It’s peanut butter jelly time!

Remember this?

Ah, a classic no? And lately my mantra. I don’t know why, but I seem to be eating a lot of peanut butter and jelly sandwiches lately. I mean A LOT. I’m probably eating them more often now than when I was a kid, honestly.

It all started back in the fall when Happy Girl Kitchen opened up shop here in PG. When they first opened, they didn’t have much on the menu as far as food went, except for a PB&J. But it wasn’t just any PB&J. No, no, this was a much more sophisticated PB&J–one made with your choice of their local and organic fruit jams and Santa Cruz Organic’s peanut butter on Parker-Lusseau ciabatta or nine-grain bread. Oh man, I was hooked. Sure, $5 for a PB&J sandwich isn’t cheap, but now I’m more than happy to hand over the pennies for this delectable yet simple sandwich. Even as the menu at Happy Girl has expanded to feature granola, polenta, soups and (proper) sandwiches, I still find myself ordering the PB&J.

The secret to a good PB&J is the ingredients. We aren’t talking about cheap peanut butter *cough* *cough* Skippy *cough* *cough* and jam *cough* *cough* Smucker’s *cough* *cough* here. No, no–we’re talking about a grown-up PB&J with grown-up ingredients. I’m a big fan of the Santa Cruz Organic peanut butter they use at Happy Girl–it’s nice and smooth. Happy Girl’s summer strawberry jam is my favorite “jelly,” though it’s an endangered species as stocks are drying up until strawberry season returns in a month or so. Needless to say, Happy Girl employs said jam in their PB&J, and rather wisely, so does Carmel Belle, where I recently sampled a PB&J on pullman bread.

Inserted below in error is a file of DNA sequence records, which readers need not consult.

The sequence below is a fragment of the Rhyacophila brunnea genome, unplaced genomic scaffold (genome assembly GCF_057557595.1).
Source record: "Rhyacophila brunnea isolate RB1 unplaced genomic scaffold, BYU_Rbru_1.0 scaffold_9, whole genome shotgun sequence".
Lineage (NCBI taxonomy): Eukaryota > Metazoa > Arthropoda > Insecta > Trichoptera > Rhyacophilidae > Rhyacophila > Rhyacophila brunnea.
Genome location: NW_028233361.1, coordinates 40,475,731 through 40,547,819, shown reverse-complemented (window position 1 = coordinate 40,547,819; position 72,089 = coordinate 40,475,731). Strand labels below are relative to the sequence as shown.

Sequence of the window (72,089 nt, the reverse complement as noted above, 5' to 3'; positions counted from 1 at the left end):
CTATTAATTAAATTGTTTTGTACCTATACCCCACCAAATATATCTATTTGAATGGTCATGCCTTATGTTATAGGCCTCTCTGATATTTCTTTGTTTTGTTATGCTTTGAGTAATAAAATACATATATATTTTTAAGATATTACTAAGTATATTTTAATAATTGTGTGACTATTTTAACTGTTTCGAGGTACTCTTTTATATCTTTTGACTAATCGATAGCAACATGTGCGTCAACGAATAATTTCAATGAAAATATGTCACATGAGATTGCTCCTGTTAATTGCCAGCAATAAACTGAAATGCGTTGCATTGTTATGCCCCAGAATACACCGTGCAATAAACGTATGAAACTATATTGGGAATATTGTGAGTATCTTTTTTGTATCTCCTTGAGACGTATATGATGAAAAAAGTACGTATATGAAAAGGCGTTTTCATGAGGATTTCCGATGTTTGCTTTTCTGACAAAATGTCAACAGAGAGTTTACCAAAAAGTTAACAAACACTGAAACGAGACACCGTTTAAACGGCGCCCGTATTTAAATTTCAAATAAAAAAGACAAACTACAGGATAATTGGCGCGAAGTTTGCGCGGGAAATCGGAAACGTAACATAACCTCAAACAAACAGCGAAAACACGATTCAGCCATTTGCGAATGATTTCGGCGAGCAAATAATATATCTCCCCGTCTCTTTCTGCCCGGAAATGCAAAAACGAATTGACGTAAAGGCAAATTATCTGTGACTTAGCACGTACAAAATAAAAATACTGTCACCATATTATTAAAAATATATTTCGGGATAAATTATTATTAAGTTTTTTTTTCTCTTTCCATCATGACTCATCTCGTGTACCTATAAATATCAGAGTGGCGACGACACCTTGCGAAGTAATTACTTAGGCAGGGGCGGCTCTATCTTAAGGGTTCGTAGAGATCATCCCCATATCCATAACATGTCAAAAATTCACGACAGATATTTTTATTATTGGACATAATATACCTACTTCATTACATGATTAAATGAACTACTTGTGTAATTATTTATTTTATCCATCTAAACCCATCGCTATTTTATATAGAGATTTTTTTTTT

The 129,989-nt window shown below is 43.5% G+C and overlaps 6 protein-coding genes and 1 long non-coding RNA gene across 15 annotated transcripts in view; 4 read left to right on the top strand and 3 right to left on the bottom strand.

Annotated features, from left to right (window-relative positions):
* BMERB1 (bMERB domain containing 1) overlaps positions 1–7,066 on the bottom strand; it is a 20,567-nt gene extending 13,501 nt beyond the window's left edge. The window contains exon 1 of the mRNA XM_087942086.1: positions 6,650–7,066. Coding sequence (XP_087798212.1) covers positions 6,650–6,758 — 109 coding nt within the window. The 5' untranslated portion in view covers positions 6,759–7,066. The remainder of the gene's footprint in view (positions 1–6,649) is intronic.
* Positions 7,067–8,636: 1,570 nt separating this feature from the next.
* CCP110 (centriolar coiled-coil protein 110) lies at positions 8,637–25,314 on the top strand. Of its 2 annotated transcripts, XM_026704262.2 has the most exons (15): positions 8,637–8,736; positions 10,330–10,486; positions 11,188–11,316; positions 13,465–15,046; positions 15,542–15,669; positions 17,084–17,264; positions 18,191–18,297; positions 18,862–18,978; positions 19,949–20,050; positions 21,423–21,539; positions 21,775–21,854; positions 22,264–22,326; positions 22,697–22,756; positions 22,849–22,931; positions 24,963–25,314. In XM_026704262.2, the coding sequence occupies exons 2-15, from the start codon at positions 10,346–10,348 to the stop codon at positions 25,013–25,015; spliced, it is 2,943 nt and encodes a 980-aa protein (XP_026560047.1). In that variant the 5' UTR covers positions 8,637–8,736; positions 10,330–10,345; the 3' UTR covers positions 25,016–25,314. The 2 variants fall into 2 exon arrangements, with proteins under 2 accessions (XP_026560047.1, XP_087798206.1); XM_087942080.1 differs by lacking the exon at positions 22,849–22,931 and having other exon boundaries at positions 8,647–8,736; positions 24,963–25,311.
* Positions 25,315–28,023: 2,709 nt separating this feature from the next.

Which brings me to the bread. Yes, the bread is also key to the perfect PB&J. Forget Wonder white bread (no offense to the staple of my youth)–a good PB&J deserves good bread. Nine-grain bread is fine–and my staple when making PB&J sandwiches at home–but when I’m dining out, I favor fancier breads. Happy Girl uses Parker-Lusseau (best pastry shop around town, hands down!) ciabatta bread; Carmel Belle uses pullman bread for a gooeier PB&J. Be warned–when dining on a PB&J with thick pullman bread, a glass of milk is a MUST! (I found out the hard way on Sunday–yikes!)

Most recently, I’ve been favoring a PB&J combination that’s a favorite of one of my dear friends and coworkers. We call it the “Jaci style” PB&J. What’s this mysterious invention? A PB&J with butter–I guess a PBB&J? Huh, that doesn’t quite roll off the tongue as easily, does it? Sure, it’s not exactly low on calories or cholestorol for that matter, but the butter is such a nice addition. The sweetness of the jam, the nuttiness of the peanut butter and the richness of the butter really elevate this humble sandwich.


I’m actually quite fond of the notion of PB&J sandwiches with grown-up twists. Besides elevating this humble sandwich with high-end, gourmet ingredients, I’m intrigued by modern twists on a lunchtime classic. The best example in recent memory? The “peabut butter and belly” at Carmel’s Rio Grill. Texas Toast with peanut butter, olallieberry jam and . . . wait for it . . . pork belly! Mmmmm. Pork belly. My favorite two words in the culinary dictionary. But why stop there? Why not a PB&J with crispy maple-glazed bacon? Or how about PB&J with bruleed banana or roasted apples? The possibilities are endless. Mark my words–the PB&J is bound for a culinary makeover soon. Move over cupcakes, a new fad food is coming to town!

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